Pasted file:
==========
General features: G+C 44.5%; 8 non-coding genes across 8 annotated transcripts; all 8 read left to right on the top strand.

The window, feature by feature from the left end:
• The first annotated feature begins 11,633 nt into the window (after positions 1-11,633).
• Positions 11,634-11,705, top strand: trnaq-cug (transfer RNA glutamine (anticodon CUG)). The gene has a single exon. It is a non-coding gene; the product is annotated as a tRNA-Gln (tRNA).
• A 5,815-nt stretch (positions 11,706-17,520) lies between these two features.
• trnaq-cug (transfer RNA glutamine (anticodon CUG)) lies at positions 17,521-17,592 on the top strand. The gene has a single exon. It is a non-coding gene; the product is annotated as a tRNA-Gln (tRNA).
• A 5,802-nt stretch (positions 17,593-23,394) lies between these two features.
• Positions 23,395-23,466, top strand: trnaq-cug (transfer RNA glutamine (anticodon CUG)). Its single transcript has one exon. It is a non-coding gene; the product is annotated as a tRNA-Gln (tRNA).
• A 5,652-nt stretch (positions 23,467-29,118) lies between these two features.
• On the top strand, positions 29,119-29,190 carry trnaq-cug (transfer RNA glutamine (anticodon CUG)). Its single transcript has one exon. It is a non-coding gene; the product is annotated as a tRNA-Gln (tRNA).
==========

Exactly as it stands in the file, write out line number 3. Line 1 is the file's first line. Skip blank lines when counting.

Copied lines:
• The first annotated feature begins 11,633 nt into the window (after positions 1-11,633).